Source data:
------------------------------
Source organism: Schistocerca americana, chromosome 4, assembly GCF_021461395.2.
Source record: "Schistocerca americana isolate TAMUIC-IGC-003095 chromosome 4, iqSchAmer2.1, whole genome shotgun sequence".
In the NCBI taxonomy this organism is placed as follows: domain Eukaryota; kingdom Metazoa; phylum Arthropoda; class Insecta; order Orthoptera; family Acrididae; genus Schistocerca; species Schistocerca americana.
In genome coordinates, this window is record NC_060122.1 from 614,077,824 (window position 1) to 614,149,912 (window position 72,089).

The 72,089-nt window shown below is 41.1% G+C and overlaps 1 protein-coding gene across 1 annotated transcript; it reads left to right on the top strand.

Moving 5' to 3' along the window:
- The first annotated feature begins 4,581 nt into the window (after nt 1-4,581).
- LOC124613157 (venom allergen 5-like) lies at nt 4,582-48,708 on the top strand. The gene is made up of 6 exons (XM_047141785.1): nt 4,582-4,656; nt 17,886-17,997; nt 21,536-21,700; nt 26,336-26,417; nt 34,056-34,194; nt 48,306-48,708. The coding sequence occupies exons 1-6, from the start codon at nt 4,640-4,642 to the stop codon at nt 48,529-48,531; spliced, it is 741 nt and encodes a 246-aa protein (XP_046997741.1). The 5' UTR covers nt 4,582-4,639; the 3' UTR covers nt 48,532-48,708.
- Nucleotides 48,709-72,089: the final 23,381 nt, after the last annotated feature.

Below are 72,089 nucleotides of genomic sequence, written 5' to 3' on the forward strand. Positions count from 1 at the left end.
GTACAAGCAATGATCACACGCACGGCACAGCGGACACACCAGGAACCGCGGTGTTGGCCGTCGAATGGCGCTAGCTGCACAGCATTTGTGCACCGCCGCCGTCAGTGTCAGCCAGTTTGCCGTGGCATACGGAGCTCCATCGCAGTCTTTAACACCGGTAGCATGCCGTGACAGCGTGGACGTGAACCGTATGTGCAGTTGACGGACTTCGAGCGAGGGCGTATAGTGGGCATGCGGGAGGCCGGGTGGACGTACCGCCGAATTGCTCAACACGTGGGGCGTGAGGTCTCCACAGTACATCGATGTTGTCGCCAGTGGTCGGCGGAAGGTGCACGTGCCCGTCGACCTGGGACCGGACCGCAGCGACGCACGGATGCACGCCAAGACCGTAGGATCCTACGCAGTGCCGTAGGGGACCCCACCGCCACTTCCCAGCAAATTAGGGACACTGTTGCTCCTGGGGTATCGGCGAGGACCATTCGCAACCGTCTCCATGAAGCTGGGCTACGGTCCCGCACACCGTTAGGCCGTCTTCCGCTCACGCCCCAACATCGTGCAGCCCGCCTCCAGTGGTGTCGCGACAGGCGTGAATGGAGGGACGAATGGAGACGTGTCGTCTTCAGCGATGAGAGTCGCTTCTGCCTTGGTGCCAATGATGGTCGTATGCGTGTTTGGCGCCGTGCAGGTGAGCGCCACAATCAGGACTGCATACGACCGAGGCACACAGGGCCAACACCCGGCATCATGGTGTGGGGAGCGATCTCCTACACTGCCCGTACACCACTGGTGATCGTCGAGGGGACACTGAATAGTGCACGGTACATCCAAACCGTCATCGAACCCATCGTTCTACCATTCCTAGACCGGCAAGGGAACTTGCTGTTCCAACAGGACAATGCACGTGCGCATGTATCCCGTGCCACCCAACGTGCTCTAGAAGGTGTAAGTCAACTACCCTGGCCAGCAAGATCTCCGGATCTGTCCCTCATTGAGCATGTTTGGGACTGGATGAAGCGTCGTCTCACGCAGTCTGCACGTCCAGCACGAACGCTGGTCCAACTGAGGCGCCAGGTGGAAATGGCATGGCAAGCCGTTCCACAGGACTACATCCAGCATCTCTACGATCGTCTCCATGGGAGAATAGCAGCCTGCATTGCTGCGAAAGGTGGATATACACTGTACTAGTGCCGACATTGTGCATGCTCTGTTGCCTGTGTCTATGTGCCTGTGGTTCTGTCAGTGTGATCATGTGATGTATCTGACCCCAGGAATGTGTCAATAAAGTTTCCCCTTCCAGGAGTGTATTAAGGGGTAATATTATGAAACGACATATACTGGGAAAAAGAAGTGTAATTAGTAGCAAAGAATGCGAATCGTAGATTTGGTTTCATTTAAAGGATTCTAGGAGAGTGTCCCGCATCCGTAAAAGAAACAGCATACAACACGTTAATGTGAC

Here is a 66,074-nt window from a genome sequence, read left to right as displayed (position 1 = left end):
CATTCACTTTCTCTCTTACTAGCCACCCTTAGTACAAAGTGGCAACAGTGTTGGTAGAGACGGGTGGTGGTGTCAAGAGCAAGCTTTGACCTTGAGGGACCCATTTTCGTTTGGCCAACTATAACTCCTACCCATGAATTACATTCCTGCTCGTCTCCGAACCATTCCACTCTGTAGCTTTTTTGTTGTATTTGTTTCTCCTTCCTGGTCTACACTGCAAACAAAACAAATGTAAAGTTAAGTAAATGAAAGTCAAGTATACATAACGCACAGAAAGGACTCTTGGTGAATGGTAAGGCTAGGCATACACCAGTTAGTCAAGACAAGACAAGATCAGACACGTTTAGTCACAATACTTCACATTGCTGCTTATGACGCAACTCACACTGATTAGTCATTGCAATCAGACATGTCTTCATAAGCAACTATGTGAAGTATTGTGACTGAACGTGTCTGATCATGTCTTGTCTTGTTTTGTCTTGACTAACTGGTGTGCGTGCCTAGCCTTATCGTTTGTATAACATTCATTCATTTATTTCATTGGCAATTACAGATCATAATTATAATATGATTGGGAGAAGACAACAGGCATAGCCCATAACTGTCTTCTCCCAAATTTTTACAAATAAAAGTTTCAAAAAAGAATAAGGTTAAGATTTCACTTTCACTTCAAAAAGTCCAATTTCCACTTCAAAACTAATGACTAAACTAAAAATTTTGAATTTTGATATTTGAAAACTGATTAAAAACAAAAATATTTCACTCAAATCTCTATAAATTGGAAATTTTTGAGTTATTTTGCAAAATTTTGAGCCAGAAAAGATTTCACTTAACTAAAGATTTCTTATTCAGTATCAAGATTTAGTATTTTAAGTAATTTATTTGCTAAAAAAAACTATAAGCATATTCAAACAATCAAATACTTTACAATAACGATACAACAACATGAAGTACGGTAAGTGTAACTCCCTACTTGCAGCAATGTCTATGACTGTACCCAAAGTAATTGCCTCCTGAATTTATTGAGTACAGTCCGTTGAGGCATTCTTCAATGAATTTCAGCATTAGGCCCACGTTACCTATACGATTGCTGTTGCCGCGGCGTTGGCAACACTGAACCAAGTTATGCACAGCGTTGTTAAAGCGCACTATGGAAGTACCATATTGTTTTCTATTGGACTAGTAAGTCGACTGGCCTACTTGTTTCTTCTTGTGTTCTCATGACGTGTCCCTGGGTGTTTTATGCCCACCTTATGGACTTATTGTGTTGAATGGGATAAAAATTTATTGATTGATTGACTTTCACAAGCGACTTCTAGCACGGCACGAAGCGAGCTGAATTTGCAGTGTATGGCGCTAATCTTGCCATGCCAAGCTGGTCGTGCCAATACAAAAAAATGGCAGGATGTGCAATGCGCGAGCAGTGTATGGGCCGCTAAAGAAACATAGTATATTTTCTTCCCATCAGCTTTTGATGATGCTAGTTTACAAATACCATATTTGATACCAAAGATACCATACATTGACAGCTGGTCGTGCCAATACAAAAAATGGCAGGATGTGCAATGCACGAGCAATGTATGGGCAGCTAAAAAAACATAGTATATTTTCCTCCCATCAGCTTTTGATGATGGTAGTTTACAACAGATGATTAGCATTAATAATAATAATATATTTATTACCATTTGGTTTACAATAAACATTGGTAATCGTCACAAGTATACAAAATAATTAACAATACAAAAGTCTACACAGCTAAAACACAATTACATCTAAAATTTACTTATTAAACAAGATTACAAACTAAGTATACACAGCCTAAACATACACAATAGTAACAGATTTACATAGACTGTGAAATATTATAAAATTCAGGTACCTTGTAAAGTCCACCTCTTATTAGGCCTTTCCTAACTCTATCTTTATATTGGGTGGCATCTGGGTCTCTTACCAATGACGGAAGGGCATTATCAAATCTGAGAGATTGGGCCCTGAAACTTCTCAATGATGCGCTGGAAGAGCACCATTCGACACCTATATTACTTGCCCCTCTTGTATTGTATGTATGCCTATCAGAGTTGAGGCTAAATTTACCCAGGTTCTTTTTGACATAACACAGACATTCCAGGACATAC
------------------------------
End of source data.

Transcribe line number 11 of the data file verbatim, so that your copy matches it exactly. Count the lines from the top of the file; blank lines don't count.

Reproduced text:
GTACAAGCAATGATCACACGCACGGCACAGCGGACACACCAGGAACCGCGGTGTTGGCCGTCGAATGGCGCTAGCTGCACAGCATTTGTGCACCGCCGCCGTCAGTGTCAGCCAGTTTGCCGTGGCATACGGAGCTCCATCGCAGTCTTTAACACCGGTAGCATGCCGTGACAGCGTGGACGTGAACCGTATGTGCAGTTGACGGACTTCGAGCGAGGGCGTATAGTGGGCATGCGGGAGGCCGGGTGGACGTACCGCCGAATTGCTCAACACGTGGGGCGTGAGGTCTCCACAGTACATCGATGTTGTCGCCAGTGGTCGGCGGAAGGTGCACGTGCCCGTCGACCTGGGACCGGACCGCAGCGACGCACGGATGCACGCCAAGACCGTAGGATCCTACGCAGTGCCGTAGGGGACCCCACCGCCACTTCCCAGCAAATTAGGGACACTGTTGCTCCTGGGGTATCGGCGAGGACCATTCGCAACCGTCTCCATGAAGCTGGGCTACGGTCCCGCACACCGTTAGGCCGTCTTCCGCTCACGCCCCAACATCGTGCAGCCCGCCTCCAGTGGTGTCGCGACAGGCGTGAATGGAGGGACGAATGGAGACGTGTCGTCTTCAGCGATGAGAGTCGCTTCTGCCTTGGTGCCAATGATGGTCGTATGCGTGTTTGGCGCCGTGCAGGTGAGCGCCACAATCAGGACTGCATACGACCGAGGCACACAGGGCCAACACCCGGCATCATGGTGTGGGGAGCGATCTCCTACACTGCCCGTACACCACTGGTGATCGTCGAGGGGACACTGAATAGTGCACGGTACATCCAAACCGTCATCGAACCCATCGTTCTACCATTCCTAGACCGGCAAGGGAACTTGCTGTTCCAACAGGACAATGCACGTGCGCATGTATCCCGTGCCACCCAACGTGCTCTAGAAGGTGTAAGTCAACTACCCTGGCCAGCAAGATCTCCGGATCTGTCCCTCATTGAGCATGTTTGGGACTGGATGAAGCGTCGTCTCACGCAGTCTGCACGTCCAGCACGAACGCTGGTCCAACTGAGGCGCCAGGTGGAAATGGCATGGCAAGCCGTTCCACAGGACTACATCCAGCATCTCTACGATCGTCTCCATGGGAGAATAGCAGCCTGCATTGCTGCGAAAGGTGGATATACACTGTACTAGTGCCGACATTGTGCATGCTCTGTTGCCTGTGTCTATGTGCCTGTGGTTCTGTCAGTGTGATCATGTGATGTATCTGACCCCAGGAATGTGTCAATAAAGTTTCCCCTTCCAGGAGTGTATTAAGGGGTAATATTATGAAACGACATATACTGGGAAAAAGAAGTGTAATTAGTAGCAAAGAATGCGAATCGTAGATTTGGTTTCATTTAAAGGATTCTAGGAGAGTGTCCCGCATCCGTAAAAGAAACAGCATACAACACGTTAATGTGAC